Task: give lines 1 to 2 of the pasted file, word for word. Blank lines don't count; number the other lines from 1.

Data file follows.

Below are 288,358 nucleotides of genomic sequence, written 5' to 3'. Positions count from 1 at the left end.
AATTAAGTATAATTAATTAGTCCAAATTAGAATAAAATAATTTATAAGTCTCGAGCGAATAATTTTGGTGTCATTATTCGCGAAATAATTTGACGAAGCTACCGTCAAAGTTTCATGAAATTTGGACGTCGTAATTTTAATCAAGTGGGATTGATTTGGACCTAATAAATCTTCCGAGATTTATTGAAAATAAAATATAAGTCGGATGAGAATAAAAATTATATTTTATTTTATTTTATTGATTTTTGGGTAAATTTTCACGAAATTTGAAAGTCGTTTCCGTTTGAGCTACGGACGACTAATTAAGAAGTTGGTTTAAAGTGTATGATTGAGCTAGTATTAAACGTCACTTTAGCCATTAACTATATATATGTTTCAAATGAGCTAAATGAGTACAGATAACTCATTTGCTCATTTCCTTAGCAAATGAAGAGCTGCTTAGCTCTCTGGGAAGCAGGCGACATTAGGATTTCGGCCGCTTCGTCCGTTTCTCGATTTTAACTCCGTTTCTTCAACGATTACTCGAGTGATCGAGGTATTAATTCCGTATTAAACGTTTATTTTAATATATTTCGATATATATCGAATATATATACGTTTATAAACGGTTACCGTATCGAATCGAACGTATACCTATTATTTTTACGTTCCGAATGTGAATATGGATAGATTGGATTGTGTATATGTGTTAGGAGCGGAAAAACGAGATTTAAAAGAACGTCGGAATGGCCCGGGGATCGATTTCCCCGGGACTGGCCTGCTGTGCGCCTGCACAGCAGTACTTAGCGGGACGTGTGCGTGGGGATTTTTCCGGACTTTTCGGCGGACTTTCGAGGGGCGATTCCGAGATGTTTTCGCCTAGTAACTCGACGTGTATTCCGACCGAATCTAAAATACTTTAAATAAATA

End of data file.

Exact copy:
Below are 288,358 nucleotides of genomic sequence, written 5' to 3'. Positions count from 1 at the left end.
AATTAAGTATAATTAATTAGTCCAAATTAGAATAAAATAATTTATAAGTCTCGAGCGAATAATTTTGGTGTCATTATTCGCGAAATAATTTGACGAAGCTACCGTCAAAGTTTCATGAAATTTGGACGTCGTAATTTTAATCAAGTGGGATTGATTTGGACCTAATAAATCTTCCGAGATTTATTGAAAATAAAATATAAGTCGGATGAGAATAAAAATTATATTTTATTTTATTTTATTGATTTTTGGGTAAATTTTCACGAAATTTGAAAGTCGTTTCCGTTTGAGCTACGGACGACTAATTAAGAAGTTGGTTTAAAGTGTATGATTGAGCTAGTATTAAACGTCACTTTAGCCATTAACTATATATATGTTTCAAATGAGCTAAATGAGTACAGATAACTCATTTGCTCATTTCCTTAGCAAATGAAGAGCTGCTTAGCTCTCTGGGAAGCAGGCGACATTAGGATTTCGGCCGCTTCGTCCGTTTCTCGATTTTAACTCCGTTTCTTCAACGATTACTCGAGTGATCGAGGTATTAATTCCGTATTAAACGTTTATTTTAATATATTTCGATATATATCGAATATATATACGTTTATAAACGGTTACCGTATCGAATCGAACGTATACCTATTATTTTTACGTTCCGAATGTGAATATGGATAGATTGGATTGTGTATATGTGTTAGGAGCGGAAAAACGAGATTTAAAAGAACGTCGGAATGGCCCGGGGATCGATTTCCCCGGGACTGGCCTGCTGTGCGCCTGCACAGCAGTACTTAGCGGGACGTGTGCGTGGGGATTTTTCCGGACTTTTCGGCGGACTTTCGAGGGGCGATTCCGAGATGTTTTCGCCTAGTAACTCGACGTGTATTCCGACCGAATCTAAAATACTTTAAATAAATA